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Extract isosurface data from volume data


fv = isosurface(X,Y,Z,V,isovalue)
fv = isosurface(V,isovalue)
fvc = isosurface(...,colors)
fv = isosurface(...,'noshare')
fv = isosurface(...,'verbose')
[f,v] = isosurface(...)
[f,v,c] = isosurface(...)


fv = isosurface(X,Y,Z,V,isovalue) computes isosurface data from the volume data V at the isosurface value specified in isovalue. That is, the isosurface connects points that have the specified value much the way contour lines connect points of equal elevation.

The arrays X, Y, and Z represent a Cartesian, axis-aligned grid. V contains the corresponding values at these grid points. The coordinate arrays (X, Y, and Z) must be monotonic and conform to the format produced by meshgrid. V must be a 3D volume array of the same size as X, Y, and Z.

The struct fv contains the faces and vertices of the isosurface, which you can pass directly to the patch command.

fv = isosurface(V,isovalue) assumes the arrays X, Y, and Z are defined as [X,Y,Z] = meshgrid(1:n,1:m,1:p) where [m,n,p] = size(V).

fvc = isosurface(...,colors) interpolates the array colors onto the scalar field and returns the interpolated values in the facevertexcdata field of the fvc structure. The size of the colors array must be the same as V. The colors argument enables you to control the color mapping of the isosurface with data different from that used to calculate the isosurface (e.g., temperature data superimposed on a wind current isosurface).

fv = isosurface(...,'noshare') does not create shared vertices. This is faster, but produces a larger set of vertices.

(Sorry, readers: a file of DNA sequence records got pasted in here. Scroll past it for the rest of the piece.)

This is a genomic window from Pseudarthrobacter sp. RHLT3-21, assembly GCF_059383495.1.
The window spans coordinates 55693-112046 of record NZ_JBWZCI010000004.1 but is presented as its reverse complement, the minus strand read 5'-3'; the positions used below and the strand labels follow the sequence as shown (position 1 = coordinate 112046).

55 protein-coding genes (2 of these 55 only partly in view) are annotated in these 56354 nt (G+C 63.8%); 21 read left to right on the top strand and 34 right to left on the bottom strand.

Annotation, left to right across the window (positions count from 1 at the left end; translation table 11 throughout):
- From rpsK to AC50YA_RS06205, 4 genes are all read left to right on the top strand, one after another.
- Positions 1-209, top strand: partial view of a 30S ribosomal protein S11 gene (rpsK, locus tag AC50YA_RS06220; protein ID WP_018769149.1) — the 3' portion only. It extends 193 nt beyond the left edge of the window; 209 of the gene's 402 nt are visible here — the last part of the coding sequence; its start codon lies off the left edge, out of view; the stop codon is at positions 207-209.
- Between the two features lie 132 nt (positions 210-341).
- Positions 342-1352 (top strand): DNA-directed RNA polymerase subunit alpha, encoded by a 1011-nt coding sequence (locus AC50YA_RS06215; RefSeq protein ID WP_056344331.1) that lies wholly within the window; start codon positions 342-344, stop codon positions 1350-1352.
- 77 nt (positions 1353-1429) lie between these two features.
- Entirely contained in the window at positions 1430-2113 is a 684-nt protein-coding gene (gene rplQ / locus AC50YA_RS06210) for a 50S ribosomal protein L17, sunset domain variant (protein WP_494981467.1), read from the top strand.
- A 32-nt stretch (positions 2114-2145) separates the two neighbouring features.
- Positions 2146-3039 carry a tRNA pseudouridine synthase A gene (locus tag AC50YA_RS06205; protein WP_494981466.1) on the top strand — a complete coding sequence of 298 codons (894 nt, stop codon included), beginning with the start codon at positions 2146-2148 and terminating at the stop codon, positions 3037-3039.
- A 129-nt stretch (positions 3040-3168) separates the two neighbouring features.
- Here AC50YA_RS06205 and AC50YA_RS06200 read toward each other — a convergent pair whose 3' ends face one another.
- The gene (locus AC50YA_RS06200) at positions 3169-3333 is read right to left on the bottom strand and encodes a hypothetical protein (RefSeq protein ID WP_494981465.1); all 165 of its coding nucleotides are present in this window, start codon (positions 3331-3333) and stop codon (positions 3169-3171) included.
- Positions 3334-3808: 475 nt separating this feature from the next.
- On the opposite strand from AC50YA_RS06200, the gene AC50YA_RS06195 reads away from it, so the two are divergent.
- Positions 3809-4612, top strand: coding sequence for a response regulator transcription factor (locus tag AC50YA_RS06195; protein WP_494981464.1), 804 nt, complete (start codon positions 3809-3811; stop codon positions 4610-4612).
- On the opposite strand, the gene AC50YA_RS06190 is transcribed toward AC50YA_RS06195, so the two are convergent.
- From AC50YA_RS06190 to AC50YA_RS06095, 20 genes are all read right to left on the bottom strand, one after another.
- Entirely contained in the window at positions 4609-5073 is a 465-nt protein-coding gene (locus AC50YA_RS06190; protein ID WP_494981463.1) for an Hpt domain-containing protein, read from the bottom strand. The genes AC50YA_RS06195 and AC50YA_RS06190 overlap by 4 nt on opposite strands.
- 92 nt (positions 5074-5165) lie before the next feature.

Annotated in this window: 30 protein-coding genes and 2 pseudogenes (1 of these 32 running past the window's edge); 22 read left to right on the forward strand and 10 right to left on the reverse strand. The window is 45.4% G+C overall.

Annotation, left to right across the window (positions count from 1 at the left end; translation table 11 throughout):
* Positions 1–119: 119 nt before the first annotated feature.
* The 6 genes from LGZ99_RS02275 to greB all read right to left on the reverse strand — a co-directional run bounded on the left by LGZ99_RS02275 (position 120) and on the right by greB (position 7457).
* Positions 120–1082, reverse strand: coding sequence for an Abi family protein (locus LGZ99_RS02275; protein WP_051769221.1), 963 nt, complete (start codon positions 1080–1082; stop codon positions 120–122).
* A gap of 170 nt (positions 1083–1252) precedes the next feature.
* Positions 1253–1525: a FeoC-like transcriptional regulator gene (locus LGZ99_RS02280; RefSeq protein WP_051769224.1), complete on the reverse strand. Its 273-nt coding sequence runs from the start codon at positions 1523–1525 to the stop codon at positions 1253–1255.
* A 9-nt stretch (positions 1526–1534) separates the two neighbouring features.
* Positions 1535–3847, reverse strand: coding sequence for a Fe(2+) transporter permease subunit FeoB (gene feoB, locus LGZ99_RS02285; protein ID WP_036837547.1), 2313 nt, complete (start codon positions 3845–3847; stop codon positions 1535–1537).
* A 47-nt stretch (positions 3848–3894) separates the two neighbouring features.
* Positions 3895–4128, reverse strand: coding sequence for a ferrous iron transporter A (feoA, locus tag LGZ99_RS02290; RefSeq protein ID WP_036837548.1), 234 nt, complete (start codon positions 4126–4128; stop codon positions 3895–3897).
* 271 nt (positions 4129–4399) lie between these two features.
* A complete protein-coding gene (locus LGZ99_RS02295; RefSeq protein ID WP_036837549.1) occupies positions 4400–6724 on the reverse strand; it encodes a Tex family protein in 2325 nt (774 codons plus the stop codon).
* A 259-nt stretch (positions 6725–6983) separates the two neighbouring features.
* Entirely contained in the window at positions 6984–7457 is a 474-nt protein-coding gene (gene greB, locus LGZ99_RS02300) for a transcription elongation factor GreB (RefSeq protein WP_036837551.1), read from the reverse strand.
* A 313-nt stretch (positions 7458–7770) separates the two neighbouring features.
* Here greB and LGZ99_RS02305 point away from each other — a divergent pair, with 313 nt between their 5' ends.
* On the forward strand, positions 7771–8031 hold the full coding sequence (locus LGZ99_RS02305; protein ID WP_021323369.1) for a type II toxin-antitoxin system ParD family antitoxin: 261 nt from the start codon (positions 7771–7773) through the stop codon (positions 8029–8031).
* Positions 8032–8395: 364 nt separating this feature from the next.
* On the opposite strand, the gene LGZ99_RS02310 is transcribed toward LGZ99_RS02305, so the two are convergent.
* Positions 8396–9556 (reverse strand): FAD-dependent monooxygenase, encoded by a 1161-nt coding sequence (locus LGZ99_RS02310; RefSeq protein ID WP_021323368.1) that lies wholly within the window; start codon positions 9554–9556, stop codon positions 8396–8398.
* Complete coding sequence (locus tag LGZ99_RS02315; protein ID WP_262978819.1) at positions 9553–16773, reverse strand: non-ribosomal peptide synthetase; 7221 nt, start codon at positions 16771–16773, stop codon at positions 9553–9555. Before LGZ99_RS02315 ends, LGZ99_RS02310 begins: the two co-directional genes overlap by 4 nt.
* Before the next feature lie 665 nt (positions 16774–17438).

fv = isosurface(...,'verbose') prints progress messages to the command window as the computation progresses.

[f,v] = isosurface(...) or [f,v,c] = isosurface(...) returns the faces and vertices (and faceVertexcCData) in separate arrays instead of a struct.

isosurface(...) with no output arguments, creates a patch in the current axes with the computed faces and vertices. If no current axes exists, a new axes is created with a 3-D view and appropriate lighting.

Special Case Behavior — isosurface Called with No Output Arguments

If there is no current axes and you call isosurface with without assigning output arguments, MATLAB® creates a new axes, sets it to a 3-D view, and adds lighting to the isosurface graph.


Example 1

This example uses the flow data set, which represents the speed profile of a submerged jet within an infinite tank (type help flow for more information). The isosurface is drawn at the data value of -3. The statements that follow the patch command prepare the isosurface for lighting by

  • Recalculating the isosurface normals based on the volume data (isonormals)

  • Setting the face and edge color (set, FaceColor, EdgeColor)

  • Specifying the view (daspect, view)

  • Adding lights (camlight, lighting)

    [x,y,z,v] = flow;
    p = patch(isosurface(x,y,z,v,-3));
    view(3); axis tight
    lighting gouraud

Example 2

Visualize the same flow data as above, but color-code the surface to indicate magnitude along the X-axis. Use a sixth argument to isosurface, which provides a means to overlay another data set by coloring the resulting isosurface. The colors variable is a vector containing a scalar value for each vertex in the isosurface, to be portrayed with the current color map. In this case, it is one of the variables that define the surface, but it could be entirely independent. You can apply a different color scheme by changing the current figure color map.

[x,y,z,v] = flow; 
[faces,verts,colors] = isosurface(x,y,z,v,-3,x); 
patch('Vertices', verts, 'Faces', faces, ... 
    'FaceVertexCData', colors, ... 
    'FaceColor','interp', ... 
    'edgecolor', 'interp');
axis vis3d;
colormap copper

More About

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You can pass the fv structure created by isosurface directly to the patch command, but you cannot pass the individual faces and vertices arrays (f, v) to patch without specifying property names. For example,



[f,v] = isosurface(X,Y,Z,V,isovalue);

See Also

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